Dart unveils aluminum LS Next engine block

By Ben Mozart

There are many ways to move forward but only one to stand still:

                                                                                                                                -Franklin D. Roosevelt

It’s PRI 2013 and Richard Maskin exudes a glow of satisfaction.

He began thinking about the potential of the LS engine around 6 years ago and initially itched to correct rampant leaks throughout its oiling system and to optimize the length of its cylinder barrels. There was much work to be done: “When the piston protrudes at the bottom of its stroke, ring seal is usually compromised.”

In discussion about Dart’s latest innovation, the aluminum LS Next high-performance engine block, Maskin is engaging, always seeking efficiencies, always aiming for a higher standard—the ultimate triumph of the rational mind.

4dDartAlumNextBlockHere are some of the facts surrounding Dart’s new aluminum LS Next variant.

-Lightweight aluminum Next block saves 108lbs

-Windage concerns at high revs eliminated
-Proven priority-mains oiling system: greatest safeguard of the performance engine

-Extended cylinder bores resolve ring-sealing anxieties and accommodate longer strokes


 

Troy MI: One year after revealing their remarkable cast iron LS Next engine block, Dart Machinery reduces its mass and announces an aluminum counterpart.

Created from the finest casting materials and weighing 107lbs, the LS Next was the first aftermarket block to comprehensively address high-performance troubles in the original equipment LS power unit. Laden with innovations, the list of performance upgrades incorporated in the Next block is long.

It was the first to correct rampant internal oil leaks. It was also the first to introduce a stepped bore to maintain oil pressure in the main galley. The first to remove the crankcase skirts, which not only improve windage troubles (eradicating severe turbulence within the crankcase at high revs) but also it allows the cylinders to be extended. “What could be more appealing,” asks its creator Richard Maskin, “Tackling the challenge of windage while at the same time improving ring seal.”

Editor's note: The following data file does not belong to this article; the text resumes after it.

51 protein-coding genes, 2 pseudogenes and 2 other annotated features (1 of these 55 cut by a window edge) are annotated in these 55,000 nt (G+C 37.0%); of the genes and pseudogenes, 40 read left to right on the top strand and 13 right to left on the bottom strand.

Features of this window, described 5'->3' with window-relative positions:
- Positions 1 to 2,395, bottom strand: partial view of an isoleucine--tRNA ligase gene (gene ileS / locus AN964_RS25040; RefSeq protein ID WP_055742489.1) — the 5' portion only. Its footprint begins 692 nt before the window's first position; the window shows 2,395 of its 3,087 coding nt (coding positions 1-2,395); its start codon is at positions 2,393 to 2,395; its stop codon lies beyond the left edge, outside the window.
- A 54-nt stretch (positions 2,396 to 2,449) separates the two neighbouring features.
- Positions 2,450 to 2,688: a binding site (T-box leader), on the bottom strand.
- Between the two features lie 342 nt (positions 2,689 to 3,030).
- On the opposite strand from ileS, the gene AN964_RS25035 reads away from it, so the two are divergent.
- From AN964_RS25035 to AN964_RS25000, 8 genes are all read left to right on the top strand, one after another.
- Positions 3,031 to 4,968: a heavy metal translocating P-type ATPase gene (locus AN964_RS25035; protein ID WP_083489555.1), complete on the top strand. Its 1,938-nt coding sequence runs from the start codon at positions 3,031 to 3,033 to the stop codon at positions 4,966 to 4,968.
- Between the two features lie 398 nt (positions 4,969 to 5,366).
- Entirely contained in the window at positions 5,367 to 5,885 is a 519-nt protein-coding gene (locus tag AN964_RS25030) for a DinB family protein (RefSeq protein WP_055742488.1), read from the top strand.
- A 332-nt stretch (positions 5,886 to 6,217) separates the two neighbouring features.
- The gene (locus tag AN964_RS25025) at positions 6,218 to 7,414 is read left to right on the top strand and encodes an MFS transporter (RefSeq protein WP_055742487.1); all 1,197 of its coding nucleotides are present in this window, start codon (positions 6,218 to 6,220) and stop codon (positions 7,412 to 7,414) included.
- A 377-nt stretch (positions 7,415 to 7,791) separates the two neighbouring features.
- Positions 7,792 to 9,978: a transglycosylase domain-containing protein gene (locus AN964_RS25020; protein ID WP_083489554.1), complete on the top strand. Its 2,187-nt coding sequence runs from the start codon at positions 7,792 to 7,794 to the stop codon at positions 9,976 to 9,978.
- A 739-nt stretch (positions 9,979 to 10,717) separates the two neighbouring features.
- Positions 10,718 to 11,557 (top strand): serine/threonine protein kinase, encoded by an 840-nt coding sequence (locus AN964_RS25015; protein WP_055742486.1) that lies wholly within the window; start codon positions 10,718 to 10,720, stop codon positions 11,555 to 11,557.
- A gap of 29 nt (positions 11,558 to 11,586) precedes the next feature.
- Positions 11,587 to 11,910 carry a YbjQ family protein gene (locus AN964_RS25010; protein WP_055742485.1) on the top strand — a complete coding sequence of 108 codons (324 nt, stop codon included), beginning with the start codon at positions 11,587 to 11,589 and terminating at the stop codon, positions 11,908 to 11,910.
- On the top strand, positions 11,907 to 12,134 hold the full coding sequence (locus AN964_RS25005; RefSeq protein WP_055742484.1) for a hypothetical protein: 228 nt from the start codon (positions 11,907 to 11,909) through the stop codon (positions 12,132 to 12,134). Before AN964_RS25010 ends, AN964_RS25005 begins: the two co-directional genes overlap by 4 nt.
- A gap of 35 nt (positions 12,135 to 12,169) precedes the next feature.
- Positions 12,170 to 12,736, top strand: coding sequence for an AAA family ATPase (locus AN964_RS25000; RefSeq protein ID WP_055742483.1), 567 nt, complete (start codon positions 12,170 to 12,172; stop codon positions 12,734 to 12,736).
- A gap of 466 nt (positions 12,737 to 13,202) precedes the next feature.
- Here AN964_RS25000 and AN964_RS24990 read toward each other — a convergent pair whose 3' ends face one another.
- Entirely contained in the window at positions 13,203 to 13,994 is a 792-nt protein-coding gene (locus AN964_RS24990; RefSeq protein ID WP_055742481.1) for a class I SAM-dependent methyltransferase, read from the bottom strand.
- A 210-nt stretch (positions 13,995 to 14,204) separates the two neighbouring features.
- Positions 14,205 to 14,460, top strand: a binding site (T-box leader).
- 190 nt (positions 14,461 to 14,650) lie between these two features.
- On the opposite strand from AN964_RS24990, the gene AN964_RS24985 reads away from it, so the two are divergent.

Race engine builders will appreciate extended cylinder bores that allow a 6.125in con rod and a four-inch stroke to operate while the piston remains squarely in its bore. They will also be comforted by the introduction of Dart’s proven priority-mains oiling system, which ensures lubrication reaches the crank and rods first.4eDartAlumNextBlock2

More encouragingly, standard LS components are compatible with the Next block. Featuring a standard deck and head bolt pattern, the LS cam and stock oil pump and all other components are accommodated. Steel main caps are featured with 7/16in bolts properly splayed to take anchor in the safety of the block’s more reinforced areas.

Other key innovations that define the characteristics of this new aluminum engine are the installation of Darton’s finest nodular-iron cylinder sleeves. And to facilitate a full kick-out oil pan the block is equipped with dual starter mounts, allowing the starter to be mounted either side. Dart’s aluminum Next engine block is available in deck heights of 9.240 to 9.500in and ready for immediate delivery.

For further information contact:

Dart Machinery

353 Oliver Dr,

Troy, MI 48084

Tel: (248) 362-1188

or visit www.DartHeads.com

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